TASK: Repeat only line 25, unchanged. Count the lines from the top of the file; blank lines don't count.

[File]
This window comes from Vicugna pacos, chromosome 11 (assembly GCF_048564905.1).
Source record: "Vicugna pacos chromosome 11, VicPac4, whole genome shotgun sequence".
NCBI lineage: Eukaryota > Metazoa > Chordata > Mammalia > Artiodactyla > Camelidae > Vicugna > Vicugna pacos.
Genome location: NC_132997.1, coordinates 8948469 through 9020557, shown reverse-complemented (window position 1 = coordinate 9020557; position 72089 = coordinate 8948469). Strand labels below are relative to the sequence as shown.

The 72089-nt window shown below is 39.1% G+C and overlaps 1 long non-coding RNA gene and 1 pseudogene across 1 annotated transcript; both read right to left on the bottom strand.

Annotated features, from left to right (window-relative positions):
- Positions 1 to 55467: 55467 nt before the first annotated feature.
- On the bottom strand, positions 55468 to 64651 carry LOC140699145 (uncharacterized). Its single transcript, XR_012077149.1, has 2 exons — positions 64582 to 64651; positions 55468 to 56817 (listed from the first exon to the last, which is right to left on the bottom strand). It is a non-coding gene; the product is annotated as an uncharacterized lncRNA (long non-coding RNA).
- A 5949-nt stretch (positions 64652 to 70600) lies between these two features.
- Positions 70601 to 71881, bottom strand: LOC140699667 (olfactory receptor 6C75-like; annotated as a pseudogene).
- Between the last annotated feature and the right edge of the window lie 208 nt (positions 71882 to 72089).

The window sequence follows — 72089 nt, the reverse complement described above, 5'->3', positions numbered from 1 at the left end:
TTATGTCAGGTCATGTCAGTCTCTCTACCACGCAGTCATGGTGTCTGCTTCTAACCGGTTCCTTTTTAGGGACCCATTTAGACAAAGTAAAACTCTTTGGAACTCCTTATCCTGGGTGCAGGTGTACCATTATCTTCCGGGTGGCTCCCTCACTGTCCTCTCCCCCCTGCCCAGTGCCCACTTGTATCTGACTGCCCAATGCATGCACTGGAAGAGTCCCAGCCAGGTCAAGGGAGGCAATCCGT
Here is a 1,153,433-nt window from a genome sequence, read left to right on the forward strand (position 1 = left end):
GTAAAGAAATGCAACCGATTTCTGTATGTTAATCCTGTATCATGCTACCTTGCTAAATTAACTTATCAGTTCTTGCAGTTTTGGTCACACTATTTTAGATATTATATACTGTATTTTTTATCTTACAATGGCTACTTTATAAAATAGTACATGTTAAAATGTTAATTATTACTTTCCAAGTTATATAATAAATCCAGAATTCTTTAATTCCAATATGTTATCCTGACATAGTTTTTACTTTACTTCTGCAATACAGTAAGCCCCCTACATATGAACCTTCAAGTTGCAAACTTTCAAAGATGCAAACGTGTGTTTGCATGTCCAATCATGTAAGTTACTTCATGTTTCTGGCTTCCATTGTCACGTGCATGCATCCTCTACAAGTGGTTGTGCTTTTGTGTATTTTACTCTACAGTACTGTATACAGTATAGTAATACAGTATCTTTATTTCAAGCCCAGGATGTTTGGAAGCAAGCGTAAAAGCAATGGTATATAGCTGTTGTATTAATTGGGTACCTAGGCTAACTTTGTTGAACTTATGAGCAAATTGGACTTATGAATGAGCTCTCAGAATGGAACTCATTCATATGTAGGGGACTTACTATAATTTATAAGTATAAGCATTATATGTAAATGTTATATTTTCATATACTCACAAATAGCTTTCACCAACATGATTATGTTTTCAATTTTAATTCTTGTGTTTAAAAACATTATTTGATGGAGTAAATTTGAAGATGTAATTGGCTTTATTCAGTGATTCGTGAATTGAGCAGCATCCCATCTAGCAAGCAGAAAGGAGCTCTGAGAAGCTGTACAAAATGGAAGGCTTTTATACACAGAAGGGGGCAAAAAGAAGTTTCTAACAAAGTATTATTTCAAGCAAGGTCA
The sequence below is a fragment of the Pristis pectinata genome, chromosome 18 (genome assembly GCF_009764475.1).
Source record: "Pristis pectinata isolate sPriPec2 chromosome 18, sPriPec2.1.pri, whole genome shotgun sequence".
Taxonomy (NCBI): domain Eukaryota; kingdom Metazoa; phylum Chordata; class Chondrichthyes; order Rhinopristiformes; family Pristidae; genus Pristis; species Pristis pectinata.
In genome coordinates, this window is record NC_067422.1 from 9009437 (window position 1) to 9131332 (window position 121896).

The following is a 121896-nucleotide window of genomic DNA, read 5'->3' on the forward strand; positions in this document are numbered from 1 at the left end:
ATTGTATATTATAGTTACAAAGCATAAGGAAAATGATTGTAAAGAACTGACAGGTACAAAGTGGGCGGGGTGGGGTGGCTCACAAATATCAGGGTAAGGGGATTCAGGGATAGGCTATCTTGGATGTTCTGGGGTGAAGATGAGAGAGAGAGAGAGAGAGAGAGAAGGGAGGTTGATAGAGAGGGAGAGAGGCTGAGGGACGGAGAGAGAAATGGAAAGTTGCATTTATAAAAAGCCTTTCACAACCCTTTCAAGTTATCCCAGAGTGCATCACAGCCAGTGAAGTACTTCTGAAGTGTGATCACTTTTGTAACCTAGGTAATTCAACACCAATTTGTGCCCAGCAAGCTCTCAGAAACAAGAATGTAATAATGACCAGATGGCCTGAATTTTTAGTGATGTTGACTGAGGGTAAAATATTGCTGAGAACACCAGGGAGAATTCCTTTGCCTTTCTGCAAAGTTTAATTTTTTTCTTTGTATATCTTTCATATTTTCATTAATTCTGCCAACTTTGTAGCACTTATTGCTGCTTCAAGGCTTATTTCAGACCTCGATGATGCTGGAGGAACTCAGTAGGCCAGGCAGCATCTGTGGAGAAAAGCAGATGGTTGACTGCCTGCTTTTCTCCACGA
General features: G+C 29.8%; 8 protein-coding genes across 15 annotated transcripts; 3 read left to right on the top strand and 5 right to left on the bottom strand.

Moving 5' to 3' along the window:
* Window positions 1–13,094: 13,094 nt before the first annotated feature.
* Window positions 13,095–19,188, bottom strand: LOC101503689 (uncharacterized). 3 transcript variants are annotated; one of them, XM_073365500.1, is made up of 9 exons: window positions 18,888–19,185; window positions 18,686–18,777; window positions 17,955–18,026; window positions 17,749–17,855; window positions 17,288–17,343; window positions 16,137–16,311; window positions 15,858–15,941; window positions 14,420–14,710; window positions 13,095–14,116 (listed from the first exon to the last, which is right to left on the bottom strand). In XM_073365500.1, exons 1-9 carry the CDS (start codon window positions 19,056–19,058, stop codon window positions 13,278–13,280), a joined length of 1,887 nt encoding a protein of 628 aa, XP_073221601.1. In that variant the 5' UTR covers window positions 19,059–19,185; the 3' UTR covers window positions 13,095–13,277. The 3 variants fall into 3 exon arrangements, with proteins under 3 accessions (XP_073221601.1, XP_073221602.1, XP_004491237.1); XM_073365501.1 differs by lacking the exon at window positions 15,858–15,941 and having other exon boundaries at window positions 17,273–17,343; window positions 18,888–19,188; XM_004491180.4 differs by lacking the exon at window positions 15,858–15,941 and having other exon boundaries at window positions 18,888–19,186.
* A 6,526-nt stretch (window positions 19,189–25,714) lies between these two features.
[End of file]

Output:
* Window positions 13,095–19,188, bottom strand: LOC101503689 (uncharacterized). 3 transcript variants are annotated; one of them, XM_073365500.1, is made up of 9 exons: window positions 18,888–19,185; window positions 18,686–18,777; window positions 17,955–18,026; window positions 17,749–17,855; window positions 17,288–17,343; window positions 16,137–16,311; window positions 15,858–15,941; window positions 14,420–14,710; window positions 13,095–14,116 (listed from the first exon to the last, which is right to left on the bottom strand). In XM_073365500.1, exons 1-9 carry the CDS (start codon window positions 19,056–19,058, stop codon window positions 13,278–13,280), a joined length of 1,887 nt encoding a protein of 628 aa, XP_073221601.1. In that variant the 5' UTR covers window positions 19,059–19,185; the 3' UTR covers window positions 13,095–13,277. The 3 variants fall into 3 exon arrangements, with proteins under 3 accessions (XP_073221601.1, XP_073221602.1, XP_004491237.1); XM_073365501.1 differs by lacking the exon at window positions 15,858–15,941 and having other exon boundaries at window positions 17,273–17,343; window positions 18,888–19,188; XM_004491180.4 differs by lacking the exon at window positions 15,858–15,941 and having other exon boundaries at window positions 18,888–19,186.